Sertoma Club honored for Playhouse donation

STAFF PHOTO BY DAN BROWN Officials from the City of Aiken and Aiken Community Playhouse presented the Sertoma Club with a plaque of appreciation for donating the grant money to install a hearing loop system for the hearing impaired in the main theater. Pictured, from left, are Tom Varallo, vice president of sponsorship, Aiken Sertoma Club; Don Bartelmay, national president of Sertoma Inc.; Jerry Burns, Aiken Sertoma Club president; Fred Cavanaugh, mayor of Aiken; Lou Popouchado, Aiken Community Playhouse executive committee member; Dr. Mark Little, audiologist/Aiken Sertoma Club member; and John Klimm, Aiken city manager.

There are few things worse than being unable to see or hear what’s going on.

Especially when in a public place like the cinema or theater where sight and sound can often be muddled to those who might be vision or hearing impaired.

The Aiken Community Playhouse took a big step in assisting the hearing impaired last year with the installation of a hearing loop system in the main auditorium. The hearing loop system came courtesy of the Sertoma Club, who awarded a grant to aid Playhouse patrons in being able to better hear the performances.

“We wanted to take care of our patrons who would come to see a performance and not be able to hear a thing,” said Lou Popouchado, of the Aiken Community Playhouse Executive Committee. “What hearing aid services we could provide at the time wasn’t very good until the Sertoma Club was gracious enough to see that we had the hearing loop.”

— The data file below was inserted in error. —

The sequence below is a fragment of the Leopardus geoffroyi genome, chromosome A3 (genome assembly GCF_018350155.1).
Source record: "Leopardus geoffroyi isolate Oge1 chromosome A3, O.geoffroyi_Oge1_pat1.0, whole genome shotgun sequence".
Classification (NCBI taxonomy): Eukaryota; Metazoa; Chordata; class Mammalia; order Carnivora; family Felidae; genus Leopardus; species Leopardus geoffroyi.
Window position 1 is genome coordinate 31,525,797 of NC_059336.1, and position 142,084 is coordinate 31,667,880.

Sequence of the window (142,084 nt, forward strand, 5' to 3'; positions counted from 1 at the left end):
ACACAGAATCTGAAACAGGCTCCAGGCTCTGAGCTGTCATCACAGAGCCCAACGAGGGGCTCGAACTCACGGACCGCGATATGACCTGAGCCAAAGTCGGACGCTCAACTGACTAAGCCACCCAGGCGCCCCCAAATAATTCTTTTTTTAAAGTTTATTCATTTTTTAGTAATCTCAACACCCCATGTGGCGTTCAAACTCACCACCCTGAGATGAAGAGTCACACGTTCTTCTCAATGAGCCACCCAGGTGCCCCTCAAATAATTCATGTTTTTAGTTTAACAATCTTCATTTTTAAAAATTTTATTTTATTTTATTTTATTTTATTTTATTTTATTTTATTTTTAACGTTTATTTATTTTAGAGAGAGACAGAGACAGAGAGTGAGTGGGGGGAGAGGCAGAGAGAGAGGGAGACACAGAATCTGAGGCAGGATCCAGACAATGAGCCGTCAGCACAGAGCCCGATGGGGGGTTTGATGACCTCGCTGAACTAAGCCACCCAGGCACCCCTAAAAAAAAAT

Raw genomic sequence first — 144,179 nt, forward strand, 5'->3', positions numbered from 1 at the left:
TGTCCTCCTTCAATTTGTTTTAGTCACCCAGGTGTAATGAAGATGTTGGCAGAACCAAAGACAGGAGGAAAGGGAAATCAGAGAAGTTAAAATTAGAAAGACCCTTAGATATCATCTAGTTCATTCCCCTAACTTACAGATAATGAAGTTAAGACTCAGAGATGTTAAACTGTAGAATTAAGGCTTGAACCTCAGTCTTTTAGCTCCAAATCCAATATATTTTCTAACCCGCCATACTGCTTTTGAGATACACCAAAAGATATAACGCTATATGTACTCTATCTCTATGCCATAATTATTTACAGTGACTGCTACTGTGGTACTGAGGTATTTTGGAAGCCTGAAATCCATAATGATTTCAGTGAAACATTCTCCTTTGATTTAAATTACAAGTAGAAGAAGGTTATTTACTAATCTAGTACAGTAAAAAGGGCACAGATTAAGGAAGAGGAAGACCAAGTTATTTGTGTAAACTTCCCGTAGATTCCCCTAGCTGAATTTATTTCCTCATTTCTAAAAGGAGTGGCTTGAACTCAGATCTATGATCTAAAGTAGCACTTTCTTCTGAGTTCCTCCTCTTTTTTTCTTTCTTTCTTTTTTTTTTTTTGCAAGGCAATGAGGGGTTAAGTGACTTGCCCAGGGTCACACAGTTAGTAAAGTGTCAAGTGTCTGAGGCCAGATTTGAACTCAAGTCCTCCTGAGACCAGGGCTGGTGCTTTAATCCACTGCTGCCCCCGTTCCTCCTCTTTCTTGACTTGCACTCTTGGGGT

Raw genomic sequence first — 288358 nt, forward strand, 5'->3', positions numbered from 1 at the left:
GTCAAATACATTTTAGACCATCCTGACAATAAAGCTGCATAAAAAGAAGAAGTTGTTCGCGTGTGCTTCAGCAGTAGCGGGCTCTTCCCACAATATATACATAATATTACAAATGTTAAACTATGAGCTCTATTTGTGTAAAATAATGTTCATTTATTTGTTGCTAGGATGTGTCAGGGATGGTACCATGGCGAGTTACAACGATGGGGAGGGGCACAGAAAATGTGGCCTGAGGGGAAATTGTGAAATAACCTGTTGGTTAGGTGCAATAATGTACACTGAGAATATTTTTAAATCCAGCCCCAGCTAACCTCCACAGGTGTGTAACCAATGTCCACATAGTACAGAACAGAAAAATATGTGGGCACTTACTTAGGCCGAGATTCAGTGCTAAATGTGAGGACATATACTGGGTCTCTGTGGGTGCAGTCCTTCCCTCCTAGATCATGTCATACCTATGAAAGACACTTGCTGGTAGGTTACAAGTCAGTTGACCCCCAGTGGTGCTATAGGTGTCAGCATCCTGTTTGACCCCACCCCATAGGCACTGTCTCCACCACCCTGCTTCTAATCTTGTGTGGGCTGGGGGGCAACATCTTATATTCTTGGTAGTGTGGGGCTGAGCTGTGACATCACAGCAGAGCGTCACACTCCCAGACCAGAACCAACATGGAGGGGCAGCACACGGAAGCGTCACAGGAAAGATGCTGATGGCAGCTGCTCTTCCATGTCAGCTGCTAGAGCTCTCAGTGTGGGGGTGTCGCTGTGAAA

With the rock concert population getting up in years, hearing impairment affects more people than ever before.

“This is a discreet and quality means of being able to hear everything in the room,” said Jerry Burns, Sertoma Club president.

A loop system is a wire that circles the perimeter of the theater and is connected to a sound system to assist those with impaired hearing, according to a brochure provided to patrons by the Aiken Community Playhouse. The loop emits a magnetic, wireless signal that is picked up by the hearing aid when it is set to the telecoil setting. The loop system consists of a microphone to pick up the spoken word; an amplifier to processes the signal, which is then transmitted through the final piece, the loop cable, a wire placed around the perimeter of the auditorium to act as an antenna that radiates the magnetic signal to the hearing aid.

“If the person wearing the hearing aid doesn’t have a T-coil, the Playhouse can provide headsets for our patrons to wear,” Popouchado said.

The Aiken Community Playhouse’s hearing loop system was installed by Triangle Hearing Loop of Raleigh, North Carolina.

“The key is the T-coil,” said Dr. Mark Litle, an audiologist and member of the Sertoma Club. “While digital hearing aids have improved over the last decade, they still do not restore hearing to normal. When a hearing aid is set to the ‘T-Coil’ setting, the hearing aid becomes a personalized speaker in the ear for the sounds that are picked up by the microphone of the public address system. Sounds are heard clearly, without distortion or background noise pick-up.”

Aiken Mayor Fred Cavanaugh presented a plaque of appreciation on behalf of the City of Aiken and the Aiken Community Playhouse.

“We are very appreciative of our relationship with the Sertoma Club,” the mayor said. “The hearing loop is an easy and very simple means of ensuring everybody has an equal opportunity to listen to, and enjoy, the performance.”

The theater in the Aiken Community Playhouse seats approximately 300 patrons.

“We’re very fortunate being a town of this size to have a venue like this,” Cavanaugh said. “The hearing loop is something that makes the whole experience here more enjoyable for all of our guests.”

Dan Brown is the government reporter for the Aiken Standard.